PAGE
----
Stacy Amaral

  • AJ Palmer

     I’m always amazed that it has taken so long for those preparing teachers and those interested in education to understand what makes a great teacher.  Ask successful teachers—they are easily identified because of the direct reports from their students—and they could easily tell the questioner what main qualities are required.  But most people from the outside—I consider the university faculty to be outside because of their disengagement directly with the schools and their students—have not spent sufficient time inside the school to see what is really going on with teachers and students.  I spent over 20 years preparing teachers and I could detect almost immediately those that would be great and those that would fall considerably lower on the scale.  There was a quiet enthusiasm about them and an assuredness about their chosen path, even those who were not the flamboyant personalities.  In fact, sometimes the flamboyant were too ego driven to be able to listen to a child.  The truly successful always exhibited a dose of humility in the face of their responsibilities.  And, of course, the successful contained an extraordinary understanding of their subject and felt obligated to share that with others.  Finally, as long as we ignore the human factor involved in education and insist on a business model in the schools, it won’t matter what efforts are made; education will always suffer.  P.S. Teachers are the most important people in the lives of students outside of family (and sometimes better than family) and they ought to be paid much more for their dedication than present salaries now exist.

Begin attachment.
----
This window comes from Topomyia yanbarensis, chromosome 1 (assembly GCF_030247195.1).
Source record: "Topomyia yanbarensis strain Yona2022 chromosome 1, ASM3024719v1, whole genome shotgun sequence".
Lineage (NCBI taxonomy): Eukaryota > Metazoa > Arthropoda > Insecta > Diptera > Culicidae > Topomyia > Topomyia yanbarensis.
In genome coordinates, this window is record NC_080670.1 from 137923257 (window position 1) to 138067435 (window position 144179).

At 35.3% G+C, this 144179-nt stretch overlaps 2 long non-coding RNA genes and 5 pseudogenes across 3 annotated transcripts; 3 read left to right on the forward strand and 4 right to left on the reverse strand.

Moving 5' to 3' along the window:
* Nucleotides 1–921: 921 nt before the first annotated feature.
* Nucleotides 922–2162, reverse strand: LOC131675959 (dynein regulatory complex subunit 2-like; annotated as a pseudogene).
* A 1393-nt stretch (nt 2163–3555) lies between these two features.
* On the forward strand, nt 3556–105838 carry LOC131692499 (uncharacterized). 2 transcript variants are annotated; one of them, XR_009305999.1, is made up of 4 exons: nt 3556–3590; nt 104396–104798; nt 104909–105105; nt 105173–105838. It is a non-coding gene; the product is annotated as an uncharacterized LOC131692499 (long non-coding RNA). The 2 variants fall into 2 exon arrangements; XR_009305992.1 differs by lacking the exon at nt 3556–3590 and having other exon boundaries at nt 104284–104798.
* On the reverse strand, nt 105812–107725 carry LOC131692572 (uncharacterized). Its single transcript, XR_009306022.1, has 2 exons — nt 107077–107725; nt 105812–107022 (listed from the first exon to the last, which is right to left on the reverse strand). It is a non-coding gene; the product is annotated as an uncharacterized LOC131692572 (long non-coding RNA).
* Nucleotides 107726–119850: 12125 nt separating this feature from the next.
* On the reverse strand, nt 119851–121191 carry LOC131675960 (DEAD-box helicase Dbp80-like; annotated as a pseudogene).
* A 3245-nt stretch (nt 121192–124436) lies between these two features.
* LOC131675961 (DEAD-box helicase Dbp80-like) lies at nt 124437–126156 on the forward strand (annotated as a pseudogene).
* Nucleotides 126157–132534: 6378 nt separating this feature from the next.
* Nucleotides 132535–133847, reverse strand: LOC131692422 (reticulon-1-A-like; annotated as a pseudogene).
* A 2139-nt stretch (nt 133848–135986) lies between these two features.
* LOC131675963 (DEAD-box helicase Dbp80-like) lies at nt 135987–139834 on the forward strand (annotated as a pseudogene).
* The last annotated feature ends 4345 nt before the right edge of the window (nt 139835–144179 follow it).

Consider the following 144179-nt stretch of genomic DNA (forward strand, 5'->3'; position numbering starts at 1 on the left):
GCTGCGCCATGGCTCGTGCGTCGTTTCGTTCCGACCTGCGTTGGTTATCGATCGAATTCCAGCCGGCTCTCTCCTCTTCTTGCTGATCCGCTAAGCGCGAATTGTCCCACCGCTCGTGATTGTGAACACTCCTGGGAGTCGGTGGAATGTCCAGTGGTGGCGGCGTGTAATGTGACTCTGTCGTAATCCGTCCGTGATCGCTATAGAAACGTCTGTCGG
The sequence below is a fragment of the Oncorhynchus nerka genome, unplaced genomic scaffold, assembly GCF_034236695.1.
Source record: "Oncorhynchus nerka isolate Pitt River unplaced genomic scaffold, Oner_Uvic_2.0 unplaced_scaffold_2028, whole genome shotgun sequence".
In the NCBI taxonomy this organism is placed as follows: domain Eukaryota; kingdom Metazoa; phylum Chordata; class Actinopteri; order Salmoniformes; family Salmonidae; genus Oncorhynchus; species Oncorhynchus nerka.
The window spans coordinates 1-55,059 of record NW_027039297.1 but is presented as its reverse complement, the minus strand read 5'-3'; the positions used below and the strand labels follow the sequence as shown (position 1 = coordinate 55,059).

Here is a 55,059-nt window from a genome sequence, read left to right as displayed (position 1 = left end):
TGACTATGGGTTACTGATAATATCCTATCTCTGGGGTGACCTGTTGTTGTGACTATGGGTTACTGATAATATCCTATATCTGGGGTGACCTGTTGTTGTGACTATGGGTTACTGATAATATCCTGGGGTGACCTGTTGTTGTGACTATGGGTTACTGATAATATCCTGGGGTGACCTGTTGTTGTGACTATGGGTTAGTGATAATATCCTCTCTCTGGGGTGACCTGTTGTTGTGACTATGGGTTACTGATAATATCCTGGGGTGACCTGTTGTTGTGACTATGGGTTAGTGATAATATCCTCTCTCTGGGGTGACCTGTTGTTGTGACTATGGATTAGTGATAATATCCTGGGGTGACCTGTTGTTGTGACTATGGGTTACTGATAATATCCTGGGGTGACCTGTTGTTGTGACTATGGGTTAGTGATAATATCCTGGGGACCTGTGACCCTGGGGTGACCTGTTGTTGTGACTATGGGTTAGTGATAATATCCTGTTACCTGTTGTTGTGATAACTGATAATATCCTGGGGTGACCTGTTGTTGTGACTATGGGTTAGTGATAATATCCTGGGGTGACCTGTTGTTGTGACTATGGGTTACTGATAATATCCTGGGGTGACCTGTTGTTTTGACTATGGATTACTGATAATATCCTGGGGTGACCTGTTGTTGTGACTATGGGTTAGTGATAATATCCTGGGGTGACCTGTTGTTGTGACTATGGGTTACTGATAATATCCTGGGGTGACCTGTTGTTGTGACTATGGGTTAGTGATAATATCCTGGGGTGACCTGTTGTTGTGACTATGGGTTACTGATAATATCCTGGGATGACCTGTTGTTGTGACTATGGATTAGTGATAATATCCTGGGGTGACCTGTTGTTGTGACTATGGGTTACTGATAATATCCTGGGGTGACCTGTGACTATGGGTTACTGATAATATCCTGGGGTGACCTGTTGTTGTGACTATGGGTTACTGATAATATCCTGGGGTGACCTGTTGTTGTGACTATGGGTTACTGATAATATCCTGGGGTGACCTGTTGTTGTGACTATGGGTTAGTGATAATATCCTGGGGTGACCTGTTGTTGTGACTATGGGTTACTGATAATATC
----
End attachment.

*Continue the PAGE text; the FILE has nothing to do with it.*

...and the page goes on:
• Kate

     As a middle school teacher, I think it is so important for teachers to make the content and material relevant to their lives.  Once students see the meaning in what they are learning, it changes everything!

  • Katha